An added point: Yitzchok was 40 years old when he married Rivkah and 60 years old when he gave birth to Yaakov and Eisav. The age of forty is significant as our sages stated,” At forty, one attains understanding,” and “After forty years, a person reaches an understanding of his teacher’s knowledge.” Similarly, the Torah associates the age of forty with “a knowing heart, eyes that see, and ears that hear.”

The Tzemach Tzedek also associates the age of sixty with the quality of understanding. The interrelation of forty and sixty can also be seen in our Sages’ statement that the final Mem (numerically equal to forty) and the Samech (numerically equal to sixty) in the Ten Commandments stood in the tablets through a miracle. Thus, forty and sixty refer to a miraculous leap forward in service. In Yitzchak’s case, this was reflected in his marriage (at forty) and his siring of children (at sixty) which reflected a leap forward in his service of refining the world, adding happiness and joy (the meaning of the word Yitzchok) to the world and preparing the world for the ultimate miracle, the coming of Mashiach.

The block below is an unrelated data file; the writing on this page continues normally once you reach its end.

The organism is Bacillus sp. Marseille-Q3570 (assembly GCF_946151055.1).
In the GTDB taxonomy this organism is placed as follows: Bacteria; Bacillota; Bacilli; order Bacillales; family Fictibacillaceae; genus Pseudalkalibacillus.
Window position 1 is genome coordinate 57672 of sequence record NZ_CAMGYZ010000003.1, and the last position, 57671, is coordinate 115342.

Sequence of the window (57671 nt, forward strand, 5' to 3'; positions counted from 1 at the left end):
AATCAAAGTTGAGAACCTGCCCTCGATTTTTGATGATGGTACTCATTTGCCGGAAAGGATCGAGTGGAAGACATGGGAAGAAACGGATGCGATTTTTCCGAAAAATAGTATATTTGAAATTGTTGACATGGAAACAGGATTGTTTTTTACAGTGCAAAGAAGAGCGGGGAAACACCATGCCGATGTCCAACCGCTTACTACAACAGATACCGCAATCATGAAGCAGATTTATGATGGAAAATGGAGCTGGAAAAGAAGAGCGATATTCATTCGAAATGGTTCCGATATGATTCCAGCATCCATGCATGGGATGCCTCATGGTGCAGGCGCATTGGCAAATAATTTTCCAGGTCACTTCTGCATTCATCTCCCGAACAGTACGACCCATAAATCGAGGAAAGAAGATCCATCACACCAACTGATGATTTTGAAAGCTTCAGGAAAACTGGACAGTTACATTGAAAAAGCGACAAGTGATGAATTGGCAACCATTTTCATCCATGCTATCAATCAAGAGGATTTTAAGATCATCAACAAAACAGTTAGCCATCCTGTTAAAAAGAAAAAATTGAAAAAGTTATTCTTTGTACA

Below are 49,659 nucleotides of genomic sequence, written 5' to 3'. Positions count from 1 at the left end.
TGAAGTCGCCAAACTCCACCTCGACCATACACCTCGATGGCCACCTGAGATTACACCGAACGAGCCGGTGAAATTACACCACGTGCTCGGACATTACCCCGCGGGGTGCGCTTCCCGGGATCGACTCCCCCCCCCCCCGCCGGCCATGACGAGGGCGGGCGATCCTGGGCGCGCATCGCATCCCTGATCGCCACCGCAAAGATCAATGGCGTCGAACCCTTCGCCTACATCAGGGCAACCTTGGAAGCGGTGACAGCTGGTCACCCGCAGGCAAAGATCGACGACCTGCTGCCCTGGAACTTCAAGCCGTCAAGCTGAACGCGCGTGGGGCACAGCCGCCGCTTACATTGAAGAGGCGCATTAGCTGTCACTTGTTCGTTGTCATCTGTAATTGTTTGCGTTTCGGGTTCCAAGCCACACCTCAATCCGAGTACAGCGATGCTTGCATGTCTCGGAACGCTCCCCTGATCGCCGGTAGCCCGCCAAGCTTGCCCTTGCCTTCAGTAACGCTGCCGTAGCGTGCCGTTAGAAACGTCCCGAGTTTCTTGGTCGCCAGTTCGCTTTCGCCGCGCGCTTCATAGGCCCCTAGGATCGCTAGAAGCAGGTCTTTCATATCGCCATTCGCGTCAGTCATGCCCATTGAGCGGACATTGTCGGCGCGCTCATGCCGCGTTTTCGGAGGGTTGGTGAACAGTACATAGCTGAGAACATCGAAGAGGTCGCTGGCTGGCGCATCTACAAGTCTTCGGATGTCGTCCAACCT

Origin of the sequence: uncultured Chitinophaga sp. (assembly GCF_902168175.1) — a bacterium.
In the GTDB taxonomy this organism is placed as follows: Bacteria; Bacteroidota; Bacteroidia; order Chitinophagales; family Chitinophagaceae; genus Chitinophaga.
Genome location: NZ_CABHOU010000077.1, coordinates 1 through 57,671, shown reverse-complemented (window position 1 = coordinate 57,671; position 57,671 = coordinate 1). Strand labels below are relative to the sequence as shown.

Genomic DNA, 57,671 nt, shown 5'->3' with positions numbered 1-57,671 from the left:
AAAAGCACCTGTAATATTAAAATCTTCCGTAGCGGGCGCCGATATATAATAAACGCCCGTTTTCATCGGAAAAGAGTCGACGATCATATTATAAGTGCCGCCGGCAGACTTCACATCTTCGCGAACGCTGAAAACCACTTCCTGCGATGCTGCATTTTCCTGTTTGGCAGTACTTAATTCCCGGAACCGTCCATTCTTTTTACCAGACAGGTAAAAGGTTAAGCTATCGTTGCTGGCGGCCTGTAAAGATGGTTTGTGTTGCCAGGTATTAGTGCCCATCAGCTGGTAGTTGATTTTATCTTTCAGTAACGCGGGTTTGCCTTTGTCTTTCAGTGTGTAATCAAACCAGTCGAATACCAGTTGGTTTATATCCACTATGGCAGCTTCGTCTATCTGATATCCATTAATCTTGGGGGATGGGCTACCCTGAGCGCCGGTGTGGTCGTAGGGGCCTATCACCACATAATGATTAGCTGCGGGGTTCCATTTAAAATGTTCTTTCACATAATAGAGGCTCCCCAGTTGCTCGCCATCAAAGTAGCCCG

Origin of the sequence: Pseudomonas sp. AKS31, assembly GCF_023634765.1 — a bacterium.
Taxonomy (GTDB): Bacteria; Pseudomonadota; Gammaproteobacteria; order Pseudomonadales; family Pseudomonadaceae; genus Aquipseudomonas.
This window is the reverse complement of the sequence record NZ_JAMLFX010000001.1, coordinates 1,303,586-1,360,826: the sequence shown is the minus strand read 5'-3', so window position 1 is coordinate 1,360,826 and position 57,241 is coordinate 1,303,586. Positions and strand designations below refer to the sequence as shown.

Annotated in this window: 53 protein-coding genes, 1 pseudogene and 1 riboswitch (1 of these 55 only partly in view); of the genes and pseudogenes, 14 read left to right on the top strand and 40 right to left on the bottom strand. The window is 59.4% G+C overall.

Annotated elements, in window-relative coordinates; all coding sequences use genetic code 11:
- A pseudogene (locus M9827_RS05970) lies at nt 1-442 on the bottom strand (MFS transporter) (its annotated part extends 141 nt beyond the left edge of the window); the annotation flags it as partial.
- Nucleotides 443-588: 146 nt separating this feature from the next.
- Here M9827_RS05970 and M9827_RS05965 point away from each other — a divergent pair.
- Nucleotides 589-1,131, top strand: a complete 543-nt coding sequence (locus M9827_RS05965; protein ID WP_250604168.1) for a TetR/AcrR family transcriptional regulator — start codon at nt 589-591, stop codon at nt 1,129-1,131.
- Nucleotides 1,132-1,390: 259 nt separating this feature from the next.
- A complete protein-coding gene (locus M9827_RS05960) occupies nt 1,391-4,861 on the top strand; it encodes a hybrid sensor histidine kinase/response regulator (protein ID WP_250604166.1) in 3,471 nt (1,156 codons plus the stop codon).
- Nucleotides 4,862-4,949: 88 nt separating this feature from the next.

2. The refinement of the world — as reflected in Yaakov’s refinement of Eisav — is of primary importance in the present age. Ours is the last generation of exile and the first generation of redemption. Therefore, we have a unique responsibility to spread good, righteousness, and justice throughout the world at large, teaching the gentile nations to observe the seven universal laws commanded to Noach and his descendants. This will serve as a preparation for the era when “I will make the nations pure of speech and they will all call on the name of the L‑rd” and “The occupation of the entire world will be solely to know G‑d... as it is written, ‘For the earth will be filled with the knowledge of G‑d as the waters cover up the ocean bed.’ ”